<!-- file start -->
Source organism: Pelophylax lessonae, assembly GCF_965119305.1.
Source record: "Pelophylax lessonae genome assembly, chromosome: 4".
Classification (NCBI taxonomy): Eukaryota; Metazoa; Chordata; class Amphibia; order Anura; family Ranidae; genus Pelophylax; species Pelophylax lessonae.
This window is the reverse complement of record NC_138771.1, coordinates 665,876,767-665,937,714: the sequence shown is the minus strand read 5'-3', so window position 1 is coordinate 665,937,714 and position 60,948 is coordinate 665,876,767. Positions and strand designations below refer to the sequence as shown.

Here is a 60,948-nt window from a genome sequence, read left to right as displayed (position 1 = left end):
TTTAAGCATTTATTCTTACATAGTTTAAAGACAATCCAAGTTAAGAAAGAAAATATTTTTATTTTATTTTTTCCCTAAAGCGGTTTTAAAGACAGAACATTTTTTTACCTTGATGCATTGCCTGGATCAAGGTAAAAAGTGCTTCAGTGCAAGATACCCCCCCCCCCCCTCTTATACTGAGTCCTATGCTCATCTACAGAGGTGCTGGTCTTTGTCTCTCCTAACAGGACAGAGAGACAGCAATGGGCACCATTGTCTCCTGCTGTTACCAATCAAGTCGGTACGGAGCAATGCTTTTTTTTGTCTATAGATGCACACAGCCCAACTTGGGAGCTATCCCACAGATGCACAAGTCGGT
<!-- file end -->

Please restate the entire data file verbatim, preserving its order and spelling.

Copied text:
Source organism: Pelophylax lessonae, assembly GCF_965119305.1.
Source record: "Pelophylax lessonae genome assembly, chromosome: 4".
Classification (NCBI taxonomy): Eukaryota; Metazoa; Chordata; class Amphibia; order Anura; family Ranidae; genus Pelophylax; species Pelophylax lessonae.
This window is the reverse complement of record NC_138771.1, coordinates 665,876,767-665,937,714: the sequence shown is the minus strand read 5'-3', so window position 1 is coordinate 665,937,714 and position 60,948 is coordinate 665,876,767. Positions and strand designations below refer to the sequence as shown.

Here is a 60,948-nt window from a genome sequence, read left to right as displayed (position 1 = left end):
TTTAAGCATTTATTCTTACATAGTTTAAAGACAATCCAAGTTAAGAAAGAAAATATTTTTATTTTATTTTTTCCCTAAAGCGGTTTTAAAGACAGAACATTTTTTTACCTTGATGCATTGCCTGGATCAAGGTAAAAAGTGCTTCAGTGCAAGATACCCCCCCCCCCCCTCTTATACTGAGTCCTATGCTCATCTACAGAGGTGCTGGTCTTTGTCTCTCCTAACAGGACAGAGAGACAGCAATGGGCACCATTGTCTCCTGCTGTTACCAATCAAGTCGGTACGGAGCAATGCTTTTTTTTGTCTATAGATGCACACAGCCCAACTTGGGAGCTATCCCACAGATGCACAAGTCGGT